If you think the block editor is a pain in the ass to use, blocks are even more of a pain in the ass to code. A lot of WordPress stuff is coded using the PHP language, but building Gutenberg blocks involves a different language (JavaScript), plus some other stuff on top of that (React and npm).

So far, I’ve got my basic custom block created and I can use use it in posts just like any other kind of block. Now I’m working on the hard part, which is getting it to generate a functioning table of contents on the fly using the headings in a post.

So that’s a bit of an update on what I’m working on. I know this is something the vast majority of people will have less-than-zero interest in doing for their own site, but I’m finding it kind of fun to tinker around with WordPress nuts and bolts.

Blogging toolbox: graphics of toolbox and wordpress logo

The blogging toolbox series has tips to support you in your blogging journey. It includes these posts:

33 thoughts on “My Blogging Project: Creating a Child Theme”

  1. Wow! Great adventures in coding, Ashley Leia. I like your addition of the Author’s Bio on your main flagship page. Looks great! The layout seems different to me on your main page too. But then again, I usually read your posts through the WP reader/notifier you may have changed your front page layout ages ago.

  2. I took a coding course once. I liked the “coding for kindergarteners” unit best. Wll done on learning such an amazing new skill. How neat to be able to have such control over your site.
    I have to admit, when you’d previously referenced a child-theme, I thought it had something to do with kiddos.

  3. So cool that you’re learning to code! I tried to get into it a while back and learnt HTML and CSS, but eventually decided it wasn’t something I wanted to pursue further. I totally respect the ability to code though, that skill is so nitpicky over every small detail it’s crazy.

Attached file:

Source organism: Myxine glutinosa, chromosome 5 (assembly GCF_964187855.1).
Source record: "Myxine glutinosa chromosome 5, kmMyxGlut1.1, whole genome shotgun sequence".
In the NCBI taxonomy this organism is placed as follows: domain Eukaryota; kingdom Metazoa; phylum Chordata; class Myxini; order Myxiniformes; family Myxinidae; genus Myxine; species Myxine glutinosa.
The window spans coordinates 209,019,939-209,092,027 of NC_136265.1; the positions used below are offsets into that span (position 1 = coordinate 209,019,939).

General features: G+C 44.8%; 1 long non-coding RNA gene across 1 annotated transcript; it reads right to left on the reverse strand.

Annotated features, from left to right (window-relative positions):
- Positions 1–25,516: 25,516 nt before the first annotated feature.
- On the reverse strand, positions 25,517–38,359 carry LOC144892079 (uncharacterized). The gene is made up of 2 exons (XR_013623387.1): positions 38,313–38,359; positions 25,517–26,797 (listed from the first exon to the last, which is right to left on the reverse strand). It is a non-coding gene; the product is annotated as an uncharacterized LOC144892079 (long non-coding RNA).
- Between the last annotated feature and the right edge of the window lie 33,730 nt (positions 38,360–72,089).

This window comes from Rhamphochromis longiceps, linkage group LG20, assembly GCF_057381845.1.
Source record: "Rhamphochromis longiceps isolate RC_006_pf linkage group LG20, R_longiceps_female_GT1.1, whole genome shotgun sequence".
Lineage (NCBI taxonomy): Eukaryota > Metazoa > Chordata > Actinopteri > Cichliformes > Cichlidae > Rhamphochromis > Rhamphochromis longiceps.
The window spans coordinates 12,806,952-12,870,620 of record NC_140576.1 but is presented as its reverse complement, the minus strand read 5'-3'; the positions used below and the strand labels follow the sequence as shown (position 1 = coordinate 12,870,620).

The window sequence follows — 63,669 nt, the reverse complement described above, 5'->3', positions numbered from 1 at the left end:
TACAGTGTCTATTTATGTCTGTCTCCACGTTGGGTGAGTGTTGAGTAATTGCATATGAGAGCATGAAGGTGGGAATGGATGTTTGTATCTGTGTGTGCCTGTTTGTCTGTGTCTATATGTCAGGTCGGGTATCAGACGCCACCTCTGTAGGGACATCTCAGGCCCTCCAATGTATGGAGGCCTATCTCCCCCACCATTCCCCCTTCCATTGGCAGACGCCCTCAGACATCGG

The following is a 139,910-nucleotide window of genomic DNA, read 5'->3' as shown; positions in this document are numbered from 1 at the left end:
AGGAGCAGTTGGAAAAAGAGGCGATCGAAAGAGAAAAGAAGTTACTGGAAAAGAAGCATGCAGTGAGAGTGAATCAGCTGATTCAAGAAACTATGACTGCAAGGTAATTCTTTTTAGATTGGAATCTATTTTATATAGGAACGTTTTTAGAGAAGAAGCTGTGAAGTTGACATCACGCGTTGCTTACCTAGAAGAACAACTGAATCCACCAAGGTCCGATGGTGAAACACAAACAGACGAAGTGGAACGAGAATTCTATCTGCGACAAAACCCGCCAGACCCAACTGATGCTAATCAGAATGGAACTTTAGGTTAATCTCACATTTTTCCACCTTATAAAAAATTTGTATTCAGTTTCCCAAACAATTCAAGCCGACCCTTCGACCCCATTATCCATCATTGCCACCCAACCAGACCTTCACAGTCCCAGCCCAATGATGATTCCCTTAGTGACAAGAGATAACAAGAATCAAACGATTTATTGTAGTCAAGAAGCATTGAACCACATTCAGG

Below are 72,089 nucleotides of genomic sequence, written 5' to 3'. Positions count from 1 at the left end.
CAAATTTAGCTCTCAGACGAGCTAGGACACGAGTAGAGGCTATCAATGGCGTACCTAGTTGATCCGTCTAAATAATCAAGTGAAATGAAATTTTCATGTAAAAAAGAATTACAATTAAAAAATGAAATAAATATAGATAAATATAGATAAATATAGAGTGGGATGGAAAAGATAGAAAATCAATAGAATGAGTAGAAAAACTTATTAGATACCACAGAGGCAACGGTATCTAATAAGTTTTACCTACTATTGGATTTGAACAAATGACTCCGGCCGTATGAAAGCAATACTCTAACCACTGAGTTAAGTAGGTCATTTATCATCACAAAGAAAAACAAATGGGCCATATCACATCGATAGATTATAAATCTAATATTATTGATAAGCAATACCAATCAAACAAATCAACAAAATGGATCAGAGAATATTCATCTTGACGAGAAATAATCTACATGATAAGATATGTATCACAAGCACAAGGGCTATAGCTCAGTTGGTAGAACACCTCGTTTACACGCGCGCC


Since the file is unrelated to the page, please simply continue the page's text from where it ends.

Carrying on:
4. I make table of contents manually using html anchors. Time consuming as hell.

    A block which automatically geverates them would be really cool!

      1. Oh yeah, same here. It’s so incredibly frustrating because the preview function can have problems too so I would keep having to switch to draft, publish the blog post, switch to draft etc etc, to check the anchors. There’s a “pending review” option, but I never tried it, so I don’t know if that’s better than publishing a bunch of times.

  5. I seriously thought you meant a mental health for children version of your blog every single time you’ve mentioned the child theme. Now it all makes sense, and I feel pretty dumb. Hehe. Although a place for mental health info for children would maybe also be a worthy niche…

    1. It would.

      I tend to forget that other bloggers have zero reason to have any idea what I’m talking about when I use obscure technical terms. I should really remember to explain myself more…

      1. This is the only time I’ve have ever been confused on your blog. You always take us by the hand, as you did in this one. I think you mentioned the child theme before in some of the weekly summaries. You can hardly expect a full explanation there!?

  6. Oh my gosh! You are such an achiever! I am inspired, but need to do everything in baby steps 🤦‍♀️ – Still working on that pinterest project LOL I am definitely bookmarking this for future reference.

  7. It’s nice to know how your child theme is coming along and to get a sneak peek when things well get messed up for no good reason 😅

    My site had a major breakdown this summer when I was trying to move off-site changes online and got disconnected from my web host sometime during the transfer 😅 Fun times 😂🙈